ZNCC urges tax adjustments in 2024 budget review

Source: ZNCC urges tax adjustments in 2024 budget review – The Standard

THE Zimbabwe National Chamber of Commerce (ZNCC) has urged Finance minister Mthuli Ncube to adjust exchange controls on the pricing of goods and services as well as taxes in the 2024 mid-term budget review.

Treasury is conducting consultations with stakeholders ahead of the 2024 mid-term budget review statement and the ZNCC said it also expected Ncube to pay attention to Zimbabwe’s debt crisis.


 “We are looking forward for a continued effort to reduce the country’s debt arrears in order to improve the country’s ongoing engagements with multi-lateral funders.

“Any further debt accumulation, if so necessary, be in line with the Public Debt Management Act,” ZNCC’s new president Tapiwa Karoro told Standardbusiness on the sidelines of the chamber’s annual congress last week in Victoria Falls.

Karoro replaced ZNCC Mike Kamungeremu, and is deputised by Josephine Takundwa.


“(We expect) continued measures to encourage formalisation of informal business and continued efforts by government in taking the lead in the acceptance of the local currency in payments for taxes, levies and duties,” he said.

Karoro said their expectations for the mid-term budget review were policies that promote the creation of a more conducive business environment to stimulate sustained economic growth and macroeconomic stability.

He said business expected policy measures that would bring confidence and greater certainty in the performance of the Zimbabwe Gold (ZiG), and the overall multi-currency regime that was prevailing.

On taxes, Karoro told delegates at the congress that the intermediated money transfer tax (IMTT) should be tax-deductible for businesses.


“The burden of the IMTT tax is huge on business and, therefore, the chamber proposes that the Ministry of Finance and Economic Development should allow the IMTT to be tax deductible and it should be removed when remitting tax to Zimra,” he said.

“Allow VAT payments to be made on the actual cash received by the business and not on an invoice basis.

“When dealing with the government, suppliers face delated payments, which affect cash flows.”

He urged  the government to align trade laws with the African Continental Free Trade Area (AfCFTA) through eliminating non-tariff barriers to trade and lowering or removing tariffs.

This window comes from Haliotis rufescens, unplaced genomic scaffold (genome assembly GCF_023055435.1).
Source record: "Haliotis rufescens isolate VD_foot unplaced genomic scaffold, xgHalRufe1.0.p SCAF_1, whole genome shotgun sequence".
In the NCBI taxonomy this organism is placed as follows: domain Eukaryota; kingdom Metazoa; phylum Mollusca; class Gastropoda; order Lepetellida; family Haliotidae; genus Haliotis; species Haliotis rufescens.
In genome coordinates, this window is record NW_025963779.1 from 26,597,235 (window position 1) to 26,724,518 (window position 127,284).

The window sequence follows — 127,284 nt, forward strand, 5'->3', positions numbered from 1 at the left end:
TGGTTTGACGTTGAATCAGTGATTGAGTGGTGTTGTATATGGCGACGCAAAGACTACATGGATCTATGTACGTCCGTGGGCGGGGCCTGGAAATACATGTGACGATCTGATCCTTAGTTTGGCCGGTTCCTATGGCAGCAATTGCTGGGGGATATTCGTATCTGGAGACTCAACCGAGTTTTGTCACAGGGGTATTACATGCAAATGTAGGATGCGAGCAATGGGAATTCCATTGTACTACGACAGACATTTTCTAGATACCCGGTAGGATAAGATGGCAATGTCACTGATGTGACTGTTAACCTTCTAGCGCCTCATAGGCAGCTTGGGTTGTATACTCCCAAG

“Abolish the use of exchange control regulations to control prices. As the foreign exchange market is finally being liberalised, the goods market should be liberalised (SI 81A of 2024) (removal of trade margins),” Karoro said.

Confederation of Zimbabwe Retailers economist Innocent Marimo said retailers expected the government to continue on the policy trajectory of streamlining the ease of doing business.

“Our major concern centres around the reduction of the intermediated money transfer tax, which has been a major source of outcry from the business community.

“High IMTT rates escalate transaction costs, affecting liquidity and working capital for businesses,” Marimo said.

“By reducing IMTT, companies can retain more capital, which can be reinvested or used to manage cash flow effectively.

“Furthermore, a competitive global environment necessitates lower IMTT rates to encourage both local and foreign investment.

“It is under these considerations we urge government to recognise the significance of this tax reduction in fostering economic growth and enhancing Zimbabwe’s competitiveness.”

UK-based economist Chenayimoyo Mutambasere said the 2024 mid-term budget Review should focus on debt, currency adjustments, investments, local authority funds, El Nino, ZiG, and fiscal spending for legislators and the judiciary.

“We understand from a parliamentary session with the minister of Finance that the total debt stock is now approximately US$22 billion,” Mutambasere said.

“For the sake of transparency and accuracy, it is crucial that the precise figure is officially recorded and published in the Mid-Term Budget Statement,” she said.

She added that since the since the initial budget was presented in local currency prior to the launch of ZiG, it was essential to revise the budget to reflect the new currency adjustments.

“This includes an updated taxation policy,” Mutambasere said.

“The previous budget accounted for the introduction of the ZiG currency.

“We need clarity on how this initiative has been funded and its impact on fiscal spending.

“Detailed information on the financial strategies and outcomes associated with the ZiG currency is essential.”

She said the 2024 budget also promised to address energy and water shortages through specific investment projects, and that Treasury should provide an update on that initiative.